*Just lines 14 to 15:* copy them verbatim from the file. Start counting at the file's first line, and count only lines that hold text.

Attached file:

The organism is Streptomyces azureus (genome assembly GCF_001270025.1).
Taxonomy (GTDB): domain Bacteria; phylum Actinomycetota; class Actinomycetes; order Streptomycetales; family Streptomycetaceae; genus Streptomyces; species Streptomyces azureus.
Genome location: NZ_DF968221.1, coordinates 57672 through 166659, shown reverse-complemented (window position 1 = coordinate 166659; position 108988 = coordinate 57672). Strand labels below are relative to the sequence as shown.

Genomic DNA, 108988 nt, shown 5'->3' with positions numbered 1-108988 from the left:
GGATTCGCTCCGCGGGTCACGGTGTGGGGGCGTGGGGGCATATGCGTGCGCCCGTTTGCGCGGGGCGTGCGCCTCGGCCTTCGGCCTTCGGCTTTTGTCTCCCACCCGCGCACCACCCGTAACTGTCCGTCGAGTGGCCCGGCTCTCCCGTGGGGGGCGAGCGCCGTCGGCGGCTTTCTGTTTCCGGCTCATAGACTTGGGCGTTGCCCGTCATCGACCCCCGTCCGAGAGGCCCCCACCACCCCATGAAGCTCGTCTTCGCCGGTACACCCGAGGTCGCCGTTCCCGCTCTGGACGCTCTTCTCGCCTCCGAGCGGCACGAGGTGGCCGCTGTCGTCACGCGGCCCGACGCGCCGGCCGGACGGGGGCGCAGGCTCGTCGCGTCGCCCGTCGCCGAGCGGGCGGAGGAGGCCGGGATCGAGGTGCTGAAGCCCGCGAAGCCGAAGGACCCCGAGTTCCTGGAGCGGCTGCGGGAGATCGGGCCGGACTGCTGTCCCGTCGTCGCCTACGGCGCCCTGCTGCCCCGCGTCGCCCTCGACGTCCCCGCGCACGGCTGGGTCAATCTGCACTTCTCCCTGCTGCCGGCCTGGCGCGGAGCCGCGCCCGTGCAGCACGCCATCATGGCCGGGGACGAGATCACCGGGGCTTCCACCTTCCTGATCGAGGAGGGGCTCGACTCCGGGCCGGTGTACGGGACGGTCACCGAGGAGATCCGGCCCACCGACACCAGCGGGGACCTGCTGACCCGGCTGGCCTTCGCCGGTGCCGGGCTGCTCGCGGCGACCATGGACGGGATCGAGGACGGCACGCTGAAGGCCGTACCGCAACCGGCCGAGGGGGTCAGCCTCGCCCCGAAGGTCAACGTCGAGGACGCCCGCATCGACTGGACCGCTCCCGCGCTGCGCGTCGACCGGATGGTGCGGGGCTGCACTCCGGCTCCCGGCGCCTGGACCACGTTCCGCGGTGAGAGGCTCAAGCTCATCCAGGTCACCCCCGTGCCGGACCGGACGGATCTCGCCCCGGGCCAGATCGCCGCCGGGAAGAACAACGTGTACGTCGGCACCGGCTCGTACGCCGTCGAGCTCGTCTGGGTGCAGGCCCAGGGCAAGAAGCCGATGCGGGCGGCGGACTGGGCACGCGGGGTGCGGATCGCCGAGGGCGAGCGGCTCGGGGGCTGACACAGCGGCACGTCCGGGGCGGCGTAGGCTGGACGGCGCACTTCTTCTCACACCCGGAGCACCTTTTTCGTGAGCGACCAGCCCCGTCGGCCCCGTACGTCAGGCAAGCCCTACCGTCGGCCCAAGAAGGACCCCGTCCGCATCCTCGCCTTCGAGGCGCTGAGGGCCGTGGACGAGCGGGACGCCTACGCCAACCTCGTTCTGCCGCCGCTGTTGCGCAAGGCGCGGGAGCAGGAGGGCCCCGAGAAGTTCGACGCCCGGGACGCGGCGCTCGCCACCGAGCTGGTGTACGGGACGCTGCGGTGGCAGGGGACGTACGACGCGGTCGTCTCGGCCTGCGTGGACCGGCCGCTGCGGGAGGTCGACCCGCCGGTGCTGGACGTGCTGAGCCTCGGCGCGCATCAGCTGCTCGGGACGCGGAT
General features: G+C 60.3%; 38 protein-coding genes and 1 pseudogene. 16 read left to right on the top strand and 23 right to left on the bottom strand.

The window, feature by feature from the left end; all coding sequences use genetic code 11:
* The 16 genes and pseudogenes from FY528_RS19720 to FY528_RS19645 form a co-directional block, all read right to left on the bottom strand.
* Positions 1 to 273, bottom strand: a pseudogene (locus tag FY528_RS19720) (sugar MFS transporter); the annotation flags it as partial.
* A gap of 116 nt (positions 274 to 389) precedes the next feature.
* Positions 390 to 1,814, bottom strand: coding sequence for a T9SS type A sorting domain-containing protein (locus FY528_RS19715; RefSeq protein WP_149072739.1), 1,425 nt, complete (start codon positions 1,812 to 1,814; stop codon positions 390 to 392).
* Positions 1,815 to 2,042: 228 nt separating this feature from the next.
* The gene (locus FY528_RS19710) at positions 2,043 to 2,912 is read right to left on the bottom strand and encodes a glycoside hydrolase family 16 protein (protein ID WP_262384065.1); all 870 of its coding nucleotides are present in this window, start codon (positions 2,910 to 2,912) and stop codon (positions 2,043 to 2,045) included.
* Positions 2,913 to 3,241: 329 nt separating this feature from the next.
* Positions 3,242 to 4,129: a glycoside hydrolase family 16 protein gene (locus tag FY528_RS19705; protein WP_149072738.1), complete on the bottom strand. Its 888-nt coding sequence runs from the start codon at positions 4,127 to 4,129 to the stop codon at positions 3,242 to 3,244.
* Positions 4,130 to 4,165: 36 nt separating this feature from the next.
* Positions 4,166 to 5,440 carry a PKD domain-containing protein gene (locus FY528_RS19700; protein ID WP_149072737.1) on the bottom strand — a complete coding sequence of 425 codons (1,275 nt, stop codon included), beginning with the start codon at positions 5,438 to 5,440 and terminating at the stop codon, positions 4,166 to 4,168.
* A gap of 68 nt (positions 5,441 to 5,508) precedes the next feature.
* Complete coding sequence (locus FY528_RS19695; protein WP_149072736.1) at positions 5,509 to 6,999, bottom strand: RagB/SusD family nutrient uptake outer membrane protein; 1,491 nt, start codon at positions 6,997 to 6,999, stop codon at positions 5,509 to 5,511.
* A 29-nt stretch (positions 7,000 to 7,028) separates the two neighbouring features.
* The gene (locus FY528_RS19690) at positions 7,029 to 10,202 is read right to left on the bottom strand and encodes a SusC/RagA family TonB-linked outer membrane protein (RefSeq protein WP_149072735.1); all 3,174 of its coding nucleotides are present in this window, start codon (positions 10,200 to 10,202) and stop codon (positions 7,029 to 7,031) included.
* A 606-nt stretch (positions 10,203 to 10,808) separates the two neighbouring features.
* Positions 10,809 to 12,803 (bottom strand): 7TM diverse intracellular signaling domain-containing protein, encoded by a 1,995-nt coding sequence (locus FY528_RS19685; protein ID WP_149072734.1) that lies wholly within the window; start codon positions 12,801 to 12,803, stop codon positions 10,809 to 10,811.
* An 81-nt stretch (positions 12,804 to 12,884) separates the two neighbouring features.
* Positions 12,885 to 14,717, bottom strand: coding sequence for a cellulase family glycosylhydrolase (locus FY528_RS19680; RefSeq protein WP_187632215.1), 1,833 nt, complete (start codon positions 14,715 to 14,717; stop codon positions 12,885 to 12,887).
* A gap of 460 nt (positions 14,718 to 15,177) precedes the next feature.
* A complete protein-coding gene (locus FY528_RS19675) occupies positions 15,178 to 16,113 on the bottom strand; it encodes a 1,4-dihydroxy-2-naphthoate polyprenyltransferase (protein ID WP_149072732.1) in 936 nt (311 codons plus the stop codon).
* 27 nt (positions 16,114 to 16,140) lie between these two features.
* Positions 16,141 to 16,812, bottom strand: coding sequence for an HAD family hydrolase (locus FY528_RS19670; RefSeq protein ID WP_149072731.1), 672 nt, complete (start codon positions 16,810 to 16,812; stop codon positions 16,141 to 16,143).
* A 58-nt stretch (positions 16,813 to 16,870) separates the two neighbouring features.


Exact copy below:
* Positions 2,913 to 3,241: 329 nt separating this feature from the next.
* Positions 3,242 to 4,129: a glycoside hydrolase family 16 protein gene (locus tag FY528_RS19705; protein WP_149072738.1), complete on the bottom strand. Its 888-nt coding sequence runs from the start codon at positions 4,127 to 4,129 to the stop codon at positions 3,242 to 3,244.